Reply To: Corona virus: Government takes the St Augustine approach.

Home Forums Discussion Forum Corona virus: Government takes the St Augustine approach. Reply To: Corona virus: Government takes the St Augustine approach.


Boris Johnson is a charlatan. I am sure that his advisors have been leant upon to give the answers he wants. But I do not understand why a Professor John Edmunds, Professor of Infectious Diseases from the London School of Tropical Medicine and Hygiene should compromise himself so much as to appear inflexible, ideological and dogmatic. This interview from Channel 4, conducted by Matt Frei is very revealing. In It Edmunds is extremely confident that he has all the answers. The preferred solution is to hurry up ‘herd’ immunity’ by not being too proactive about slowing down the inevitable explosion of cases (this is contrary to the evidence of how China controlled this explosion). Simplistically, he thinks that slowing down this epidemic, far from giving the NHS more time to cope, will only prolong the agony. It seems to me that this is the line of thought that best tallies with the Government’s approach. The cull of the weak and elderly can then silently proceed, whilst the strong will become immune. The recorded number of cases will of course fall because we are not going to be testing except high risk cases in hospitals. This is a total abrogation of professional responsibility which should be pushing for testing, testing, testing and also for prevention at all cost. I wonder how long it will take for medical professionals to wake up to Prof Edmund’s flawed reasoning.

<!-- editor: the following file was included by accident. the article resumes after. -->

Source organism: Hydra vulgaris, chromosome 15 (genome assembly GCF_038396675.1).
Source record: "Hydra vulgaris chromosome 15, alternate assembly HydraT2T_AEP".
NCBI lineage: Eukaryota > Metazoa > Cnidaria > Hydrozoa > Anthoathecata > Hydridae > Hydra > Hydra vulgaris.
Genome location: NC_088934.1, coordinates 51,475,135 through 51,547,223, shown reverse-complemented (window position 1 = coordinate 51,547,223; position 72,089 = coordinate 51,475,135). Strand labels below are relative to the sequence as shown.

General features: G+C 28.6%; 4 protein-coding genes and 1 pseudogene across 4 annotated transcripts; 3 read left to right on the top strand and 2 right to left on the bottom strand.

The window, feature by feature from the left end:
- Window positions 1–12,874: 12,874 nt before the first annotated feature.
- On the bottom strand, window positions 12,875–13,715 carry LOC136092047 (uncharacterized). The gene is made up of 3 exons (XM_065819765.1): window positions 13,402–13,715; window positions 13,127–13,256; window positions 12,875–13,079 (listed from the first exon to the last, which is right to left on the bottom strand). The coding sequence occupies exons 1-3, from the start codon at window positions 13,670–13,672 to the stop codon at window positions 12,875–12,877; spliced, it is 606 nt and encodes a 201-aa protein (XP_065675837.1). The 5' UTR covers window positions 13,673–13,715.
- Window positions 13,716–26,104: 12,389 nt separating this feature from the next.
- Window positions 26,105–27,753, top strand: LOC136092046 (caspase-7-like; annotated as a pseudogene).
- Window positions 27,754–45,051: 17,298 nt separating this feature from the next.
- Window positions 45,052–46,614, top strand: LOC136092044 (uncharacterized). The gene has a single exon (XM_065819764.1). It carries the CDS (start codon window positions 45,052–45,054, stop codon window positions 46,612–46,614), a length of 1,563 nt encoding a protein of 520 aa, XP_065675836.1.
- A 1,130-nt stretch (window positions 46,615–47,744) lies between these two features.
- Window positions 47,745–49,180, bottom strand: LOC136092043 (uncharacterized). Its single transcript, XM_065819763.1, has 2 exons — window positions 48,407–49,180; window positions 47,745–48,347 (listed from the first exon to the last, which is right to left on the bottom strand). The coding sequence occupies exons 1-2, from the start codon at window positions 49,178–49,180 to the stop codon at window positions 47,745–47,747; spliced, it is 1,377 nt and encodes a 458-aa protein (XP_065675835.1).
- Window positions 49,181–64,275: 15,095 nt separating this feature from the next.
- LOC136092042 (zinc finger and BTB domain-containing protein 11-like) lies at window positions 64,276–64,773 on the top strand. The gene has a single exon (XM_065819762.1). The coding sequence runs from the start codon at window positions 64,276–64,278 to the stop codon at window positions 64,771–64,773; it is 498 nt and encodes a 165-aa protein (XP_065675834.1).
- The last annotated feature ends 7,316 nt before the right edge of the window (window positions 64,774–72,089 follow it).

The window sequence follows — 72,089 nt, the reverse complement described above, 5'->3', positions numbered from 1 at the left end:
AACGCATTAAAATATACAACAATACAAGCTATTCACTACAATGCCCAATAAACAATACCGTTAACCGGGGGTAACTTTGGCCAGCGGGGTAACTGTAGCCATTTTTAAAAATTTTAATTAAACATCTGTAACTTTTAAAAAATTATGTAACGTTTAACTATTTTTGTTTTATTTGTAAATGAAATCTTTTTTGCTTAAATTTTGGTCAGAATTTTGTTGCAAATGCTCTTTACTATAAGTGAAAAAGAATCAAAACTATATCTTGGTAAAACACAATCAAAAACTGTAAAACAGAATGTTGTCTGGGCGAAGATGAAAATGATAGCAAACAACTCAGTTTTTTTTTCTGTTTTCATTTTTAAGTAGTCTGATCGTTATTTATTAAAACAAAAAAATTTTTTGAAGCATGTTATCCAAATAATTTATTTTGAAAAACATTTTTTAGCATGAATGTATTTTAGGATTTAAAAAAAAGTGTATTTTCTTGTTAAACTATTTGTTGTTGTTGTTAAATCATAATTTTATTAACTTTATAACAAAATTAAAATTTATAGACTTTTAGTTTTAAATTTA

OK I may be too harsh on the professor, but he has shown no indication that he may be wrong, or that there are other ways of looking at this problem.
Meanwhile, a company that provides laboratory diagnostic reagents in Northern Ireland called AMS UK (NI) Ltd has developed an antibody test to diagnose whether someone has been exposed to the virus which gives a result in 10 minutes. The test depends on developing antibodies to the virus and may therefore need to be repeated especially if the first test is negative and is dione early in the infection. The current widely used test is a PCR which is based on detecting the virus but it takes several hours to do. It would be interesting to see whether our Government and NHS will use this test which could give a better picture of who is infected and will stop the ostrich with head in sand attitude.